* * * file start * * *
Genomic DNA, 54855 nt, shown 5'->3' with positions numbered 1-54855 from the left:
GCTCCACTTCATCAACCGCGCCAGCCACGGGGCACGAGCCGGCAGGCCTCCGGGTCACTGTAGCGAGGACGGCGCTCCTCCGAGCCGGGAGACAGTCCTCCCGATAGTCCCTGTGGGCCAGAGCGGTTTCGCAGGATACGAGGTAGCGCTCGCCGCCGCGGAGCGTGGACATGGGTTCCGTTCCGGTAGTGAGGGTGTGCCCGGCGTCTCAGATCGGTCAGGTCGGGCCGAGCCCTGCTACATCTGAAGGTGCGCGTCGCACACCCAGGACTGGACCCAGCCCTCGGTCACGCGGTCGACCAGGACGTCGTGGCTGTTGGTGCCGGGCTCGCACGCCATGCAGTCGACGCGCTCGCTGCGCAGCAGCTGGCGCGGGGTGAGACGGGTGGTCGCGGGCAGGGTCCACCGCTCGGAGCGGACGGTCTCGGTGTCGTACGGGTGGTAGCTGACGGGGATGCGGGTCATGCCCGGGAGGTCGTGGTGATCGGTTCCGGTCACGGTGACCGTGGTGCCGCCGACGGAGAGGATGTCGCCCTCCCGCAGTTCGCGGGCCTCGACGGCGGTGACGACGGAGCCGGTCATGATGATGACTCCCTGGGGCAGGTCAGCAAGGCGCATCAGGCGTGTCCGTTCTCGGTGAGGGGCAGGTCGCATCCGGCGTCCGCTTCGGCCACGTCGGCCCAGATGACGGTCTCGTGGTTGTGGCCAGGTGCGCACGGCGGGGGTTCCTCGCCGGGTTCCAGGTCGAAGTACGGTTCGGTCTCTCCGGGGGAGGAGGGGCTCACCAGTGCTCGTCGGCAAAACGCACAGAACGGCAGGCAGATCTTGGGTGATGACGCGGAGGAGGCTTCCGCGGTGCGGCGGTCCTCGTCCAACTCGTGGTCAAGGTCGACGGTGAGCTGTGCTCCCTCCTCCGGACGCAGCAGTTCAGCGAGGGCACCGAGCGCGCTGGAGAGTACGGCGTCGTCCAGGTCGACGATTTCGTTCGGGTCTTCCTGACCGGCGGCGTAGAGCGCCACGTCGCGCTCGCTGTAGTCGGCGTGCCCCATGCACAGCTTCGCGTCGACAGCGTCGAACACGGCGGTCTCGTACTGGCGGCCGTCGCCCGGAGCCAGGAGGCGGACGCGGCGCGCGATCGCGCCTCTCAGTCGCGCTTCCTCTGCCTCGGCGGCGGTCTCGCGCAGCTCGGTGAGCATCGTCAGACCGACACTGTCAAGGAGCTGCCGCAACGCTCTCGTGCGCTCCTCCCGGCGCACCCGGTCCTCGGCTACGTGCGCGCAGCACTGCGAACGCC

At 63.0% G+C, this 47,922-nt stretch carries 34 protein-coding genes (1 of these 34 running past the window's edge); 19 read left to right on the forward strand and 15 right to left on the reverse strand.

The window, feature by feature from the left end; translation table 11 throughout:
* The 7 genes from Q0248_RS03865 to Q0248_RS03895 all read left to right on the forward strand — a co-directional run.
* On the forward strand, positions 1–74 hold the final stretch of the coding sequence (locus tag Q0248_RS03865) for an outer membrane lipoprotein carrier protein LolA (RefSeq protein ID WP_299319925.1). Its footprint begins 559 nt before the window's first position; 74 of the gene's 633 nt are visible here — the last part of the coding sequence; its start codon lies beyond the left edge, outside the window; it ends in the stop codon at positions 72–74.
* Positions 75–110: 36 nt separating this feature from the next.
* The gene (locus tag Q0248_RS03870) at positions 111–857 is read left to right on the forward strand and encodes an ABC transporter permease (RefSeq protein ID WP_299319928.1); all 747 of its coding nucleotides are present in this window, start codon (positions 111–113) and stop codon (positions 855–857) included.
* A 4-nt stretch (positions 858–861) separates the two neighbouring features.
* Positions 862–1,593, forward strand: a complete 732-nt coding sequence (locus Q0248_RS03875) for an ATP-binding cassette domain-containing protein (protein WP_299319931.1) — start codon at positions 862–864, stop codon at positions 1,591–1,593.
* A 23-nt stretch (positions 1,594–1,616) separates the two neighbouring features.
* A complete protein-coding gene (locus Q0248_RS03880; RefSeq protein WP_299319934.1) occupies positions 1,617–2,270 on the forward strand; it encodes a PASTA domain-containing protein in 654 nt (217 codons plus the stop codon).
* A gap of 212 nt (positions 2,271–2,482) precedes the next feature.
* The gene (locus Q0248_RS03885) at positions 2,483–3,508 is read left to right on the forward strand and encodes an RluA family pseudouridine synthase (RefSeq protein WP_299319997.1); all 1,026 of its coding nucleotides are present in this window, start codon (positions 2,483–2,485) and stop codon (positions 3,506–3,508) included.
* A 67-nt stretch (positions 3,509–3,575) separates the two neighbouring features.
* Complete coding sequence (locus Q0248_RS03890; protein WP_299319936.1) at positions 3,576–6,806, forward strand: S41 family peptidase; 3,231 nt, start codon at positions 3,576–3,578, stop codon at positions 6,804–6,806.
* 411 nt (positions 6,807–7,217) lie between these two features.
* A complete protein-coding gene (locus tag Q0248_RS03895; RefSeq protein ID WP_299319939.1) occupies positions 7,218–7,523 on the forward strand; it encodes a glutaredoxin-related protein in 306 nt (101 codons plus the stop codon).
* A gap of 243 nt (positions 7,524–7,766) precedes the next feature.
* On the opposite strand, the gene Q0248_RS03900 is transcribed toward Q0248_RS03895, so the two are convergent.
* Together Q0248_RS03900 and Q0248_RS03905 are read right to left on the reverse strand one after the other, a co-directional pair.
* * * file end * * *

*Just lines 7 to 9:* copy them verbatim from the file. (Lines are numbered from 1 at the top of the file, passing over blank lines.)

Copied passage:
* Positions 75–110: 36 nt separating this feature from the next.
* The gene (locus tag Q0248_RS03870) at positions 111–857 is read left to right on the forward strand and encodes an ABC transporter permease (RefSeq protein ID WP_299319928.1); all 747 of its coding nucleotides are present in this window, start codon (positions 111–113) and stop codon (positions 855–857) included.
* A 4-nt stretch (positions 858–861) separates the two neighbouring features.